It would be difficult to meet anyone who was more passionate about food or his business than Enzo Baldascino, owner of the King William IV Italian Restaurant and Pizzeria in Ewell Village, near Epsom in Surrey. But passion will only get you so far. Keeping a restaurant afloat during the worst economic turndown in living memory has taken a huge amount of courage, determination and hard graft, as Mark Williams finds out
“I love the restaurant business, it’s something I’ve been involved in since I was 13,” says 35-year-old Enzo Baldascino, owner of the King William IV Italian Restaurant and Bar. “If you don’t have genuine passion for food and running a restaurant, soon you’ll realise you’ve made a massive mistake. If you love it – like I do – nothing is a problem. If you do it because you like the idea of running a restaurant or think you’re going to get rich – forget it.
“Owning a restaurant means having to be very hands-on. It takes a lot of hard work, too, but I don’t mind. I’ll do whatever needs doing – prep, cook, wait tables, serve drinks, clean up, whatever. I have good staff, too – that’s important.”
“We completely renovated what was a grotty old pub, but now it’s a beautiful restaurant. We will be successful – I don’t open restaurants to close them” – Enzo Baldascino
Overcoming the odds
When establishing a new restaurant, the odds will always be stacked against you. As Baldascino points out, even before the recession, three out of four new restaurant businesses failed within two years. He opened the King William IV in 2008, just as the recession was rearing its ugly head.
“It’s been incredibly hard and still is,” he admits. “We lost 60 per cent of our trade within three months of opening. It’s taken us three years just to get back to where we started. We’re lucky, though – many restaurants and small businesses nearby have closed in the past two years.”
Baldascino has invested a lot of money in his business. “We completely renovated what was a grotty old pub, but now it’s a beautiful restaurant.” Defiantly, he adds: “We will be successful – I don’t open restaurants to close them.”
Boy of Naples
Baldascino was born and brought up in Naples. He recalls a happy childhood, of “beautiful summers spent swimming in the sea”. His mother was a nurse who became a housewife after she married and had the first of her four children. Baldascino’s father was a tax collector.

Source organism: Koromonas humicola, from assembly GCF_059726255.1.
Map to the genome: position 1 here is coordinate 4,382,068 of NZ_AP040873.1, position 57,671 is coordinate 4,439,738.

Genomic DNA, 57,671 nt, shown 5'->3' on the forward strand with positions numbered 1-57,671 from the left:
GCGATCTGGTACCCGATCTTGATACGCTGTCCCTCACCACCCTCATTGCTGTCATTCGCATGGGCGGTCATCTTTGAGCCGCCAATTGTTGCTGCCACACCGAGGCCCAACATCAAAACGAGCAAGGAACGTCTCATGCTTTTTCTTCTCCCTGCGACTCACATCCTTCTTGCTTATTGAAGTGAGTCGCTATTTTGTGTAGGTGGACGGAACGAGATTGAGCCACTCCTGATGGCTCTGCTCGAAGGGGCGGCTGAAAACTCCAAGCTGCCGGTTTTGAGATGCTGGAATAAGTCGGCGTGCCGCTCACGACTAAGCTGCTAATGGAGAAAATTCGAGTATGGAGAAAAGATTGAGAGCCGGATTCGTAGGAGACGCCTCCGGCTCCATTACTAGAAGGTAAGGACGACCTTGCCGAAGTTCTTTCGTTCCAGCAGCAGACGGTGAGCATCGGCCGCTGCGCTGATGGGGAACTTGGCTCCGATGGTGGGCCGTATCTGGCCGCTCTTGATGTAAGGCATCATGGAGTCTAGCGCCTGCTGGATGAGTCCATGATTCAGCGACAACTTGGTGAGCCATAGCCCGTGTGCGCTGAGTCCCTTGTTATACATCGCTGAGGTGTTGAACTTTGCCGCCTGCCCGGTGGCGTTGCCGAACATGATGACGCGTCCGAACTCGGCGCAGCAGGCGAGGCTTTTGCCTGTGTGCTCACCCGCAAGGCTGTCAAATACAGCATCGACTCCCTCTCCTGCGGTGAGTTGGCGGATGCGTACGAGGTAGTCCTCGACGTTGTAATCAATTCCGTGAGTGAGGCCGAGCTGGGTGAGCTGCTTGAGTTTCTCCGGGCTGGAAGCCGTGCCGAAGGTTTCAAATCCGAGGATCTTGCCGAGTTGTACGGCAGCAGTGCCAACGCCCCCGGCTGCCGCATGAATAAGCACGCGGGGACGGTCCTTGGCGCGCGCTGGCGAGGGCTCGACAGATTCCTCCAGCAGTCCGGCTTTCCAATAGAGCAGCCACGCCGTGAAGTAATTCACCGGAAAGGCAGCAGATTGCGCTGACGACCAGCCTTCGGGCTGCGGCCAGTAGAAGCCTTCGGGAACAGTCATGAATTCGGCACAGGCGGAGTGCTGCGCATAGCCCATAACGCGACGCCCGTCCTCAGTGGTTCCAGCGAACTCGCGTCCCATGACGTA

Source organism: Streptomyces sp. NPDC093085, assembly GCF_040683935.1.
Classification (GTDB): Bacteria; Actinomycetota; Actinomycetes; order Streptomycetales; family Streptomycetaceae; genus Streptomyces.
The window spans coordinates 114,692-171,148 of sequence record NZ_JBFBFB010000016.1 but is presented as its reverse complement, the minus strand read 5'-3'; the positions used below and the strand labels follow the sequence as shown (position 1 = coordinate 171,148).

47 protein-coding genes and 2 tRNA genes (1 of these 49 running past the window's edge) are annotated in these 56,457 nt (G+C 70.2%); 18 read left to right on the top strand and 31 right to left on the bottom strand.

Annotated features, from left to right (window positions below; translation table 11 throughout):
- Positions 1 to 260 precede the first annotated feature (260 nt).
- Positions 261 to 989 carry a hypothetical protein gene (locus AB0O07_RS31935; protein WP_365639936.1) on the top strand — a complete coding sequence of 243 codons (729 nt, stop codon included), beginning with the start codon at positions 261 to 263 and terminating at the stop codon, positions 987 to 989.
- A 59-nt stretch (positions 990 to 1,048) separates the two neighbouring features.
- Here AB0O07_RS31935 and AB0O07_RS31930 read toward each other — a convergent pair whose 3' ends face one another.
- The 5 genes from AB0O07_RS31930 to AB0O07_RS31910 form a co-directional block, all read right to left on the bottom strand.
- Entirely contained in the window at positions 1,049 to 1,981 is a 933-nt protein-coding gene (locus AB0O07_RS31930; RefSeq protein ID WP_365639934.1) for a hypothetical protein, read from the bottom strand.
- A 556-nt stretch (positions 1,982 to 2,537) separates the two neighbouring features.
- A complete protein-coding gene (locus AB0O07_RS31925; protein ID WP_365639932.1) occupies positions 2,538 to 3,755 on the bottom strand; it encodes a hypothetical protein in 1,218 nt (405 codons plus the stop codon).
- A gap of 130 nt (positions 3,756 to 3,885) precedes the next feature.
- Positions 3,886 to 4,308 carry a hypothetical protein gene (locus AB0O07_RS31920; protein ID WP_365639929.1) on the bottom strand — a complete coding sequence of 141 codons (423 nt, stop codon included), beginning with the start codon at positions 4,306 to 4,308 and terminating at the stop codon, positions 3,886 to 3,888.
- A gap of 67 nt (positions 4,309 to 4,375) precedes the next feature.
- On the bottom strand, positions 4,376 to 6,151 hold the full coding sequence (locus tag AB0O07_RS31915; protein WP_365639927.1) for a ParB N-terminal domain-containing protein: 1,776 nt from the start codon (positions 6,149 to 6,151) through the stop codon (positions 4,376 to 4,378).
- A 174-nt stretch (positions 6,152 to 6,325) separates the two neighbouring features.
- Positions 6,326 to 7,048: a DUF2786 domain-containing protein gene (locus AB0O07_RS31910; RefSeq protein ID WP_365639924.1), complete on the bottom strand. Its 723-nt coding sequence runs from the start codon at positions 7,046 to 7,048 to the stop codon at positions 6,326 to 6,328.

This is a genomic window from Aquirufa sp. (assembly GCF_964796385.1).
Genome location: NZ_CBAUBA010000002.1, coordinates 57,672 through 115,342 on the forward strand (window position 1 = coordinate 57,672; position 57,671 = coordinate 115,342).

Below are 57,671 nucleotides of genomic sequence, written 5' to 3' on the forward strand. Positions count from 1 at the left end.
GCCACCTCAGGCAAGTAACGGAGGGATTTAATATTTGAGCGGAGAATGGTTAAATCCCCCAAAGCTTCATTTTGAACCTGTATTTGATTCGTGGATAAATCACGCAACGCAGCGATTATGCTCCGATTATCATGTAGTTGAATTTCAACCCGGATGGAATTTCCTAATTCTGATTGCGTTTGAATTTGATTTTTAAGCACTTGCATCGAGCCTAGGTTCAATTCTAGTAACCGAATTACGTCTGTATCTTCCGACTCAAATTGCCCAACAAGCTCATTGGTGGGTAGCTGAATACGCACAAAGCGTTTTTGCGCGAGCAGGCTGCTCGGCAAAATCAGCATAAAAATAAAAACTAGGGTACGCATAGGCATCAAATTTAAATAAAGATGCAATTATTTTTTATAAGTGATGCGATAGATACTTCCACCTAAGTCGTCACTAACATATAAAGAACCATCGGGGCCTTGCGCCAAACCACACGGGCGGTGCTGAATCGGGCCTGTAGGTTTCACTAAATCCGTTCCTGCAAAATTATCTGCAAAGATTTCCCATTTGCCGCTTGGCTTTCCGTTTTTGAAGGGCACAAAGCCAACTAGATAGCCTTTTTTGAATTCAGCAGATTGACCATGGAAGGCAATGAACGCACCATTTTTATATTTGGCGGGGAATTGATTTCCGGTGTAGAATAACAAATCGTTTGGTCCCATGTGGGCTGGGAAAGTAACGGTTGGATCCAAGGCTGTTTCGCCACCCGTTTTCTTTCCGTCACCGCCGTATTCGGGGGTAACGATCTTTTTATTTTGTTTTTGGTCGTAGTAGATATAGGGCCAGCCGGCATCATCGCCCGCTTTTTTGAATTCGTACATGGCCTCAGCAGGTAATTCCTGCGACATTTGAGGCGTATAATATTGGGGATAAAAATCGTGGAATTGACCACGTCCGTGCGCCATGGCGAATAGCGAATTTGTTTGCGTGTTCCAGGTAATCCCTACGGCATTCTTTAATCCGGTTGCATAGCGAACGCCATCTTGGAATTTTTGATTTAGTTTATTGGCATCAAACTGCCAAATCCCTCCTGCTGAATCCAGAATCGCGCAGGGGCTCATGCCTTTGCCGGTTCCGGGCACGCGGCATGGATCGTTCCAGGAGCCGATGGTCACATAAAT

“No one in my family owned a restaurant, but I started working in restaurants at 13. I worked my way right up, doing all jobs, from working in the kitchen to waiting tables to chef until – aged just 18 – I opened my first restaurant, which I co-owned.”
The young Italian invested his earnings in property, and both ventures were successful for five years, but a holiday in England in 1998 changed things. “I came to London and loved it – straight away – so much so that I wanted to live here. I was 23 years old; went back to Italy; sold my share in the restaurant and headed for London.”
He worked in various restaurants for many years. “I needed to know how restaurants were in England. Eventually, I opened my own restaurant with a business partner, but that didn’t work out. I decided to do it alone, set up my own restaurant further out of London, targeting a different clientele, a bigger place selling authentic food…”
Living in England, Baldascino soon realised the importance of the pub and decided to offer authentic Italian cuisine within a beautiful English pub environment
Authenticity, quality and value
Living in England, Baldascino soon realised the importance of the pub and decided he wanted to offer authentic Italian cuisine within a beautiful English pub environment. Although tired-looking, potentially, the King William IV in Ewell Village offered the perfect stage. Completely renovated, its doors opened in 2008.
Usually with disastrous consequences, too many restaurant owners neglect their food by focusing too much on other things. “The food is the most important thing,” Baldascino stresses. “It must be high quality. It must be authentic – that’s why my chefs are Italian. Customers must get good value for money, too – which doesn’t mean cheapest prices. I carefully planned everything you experience in my restaurant. I’m a chef and food is my passion. I created the menu. I selected the wine list. Our dishes are created from the finest ingredients. The environment is pleasant and welcoming, people love coming here.”
Baldascino jogs every day, enjoys the gym and loves swimming. Time-off is rare, but occasionally he visits other restaurants, partly to see how they do things, mostly because he loves good food and wine. “I was brought up on it – it’s who I am.” So, what does he think of English food? “I stick to Italian and French cooking,” he smiles.
“Opening a restaurant isn’t for beginners, you’ve got to know what you’re doing. You’ve got to work hard, too. Very hard” – Enzo Baldascino
Enzo’s three key lessons
1 “Opening a restaurant isn’t for beginners, you’ve got to know what you’re doing. You’ve got to work hard, too. Very hard.”
2 “Make sure customers get good value for money. If not, they’ll go elsewhere.”
3 “Be authentic. Don’t try to be something you’re not. I’m a chef and I can make OK Chinese food, but I wouldn’t dare open a Chinese restaurant.”
• This profile was commissioned by Atom Content Marketing and appeared originally on the Start Up Donut website.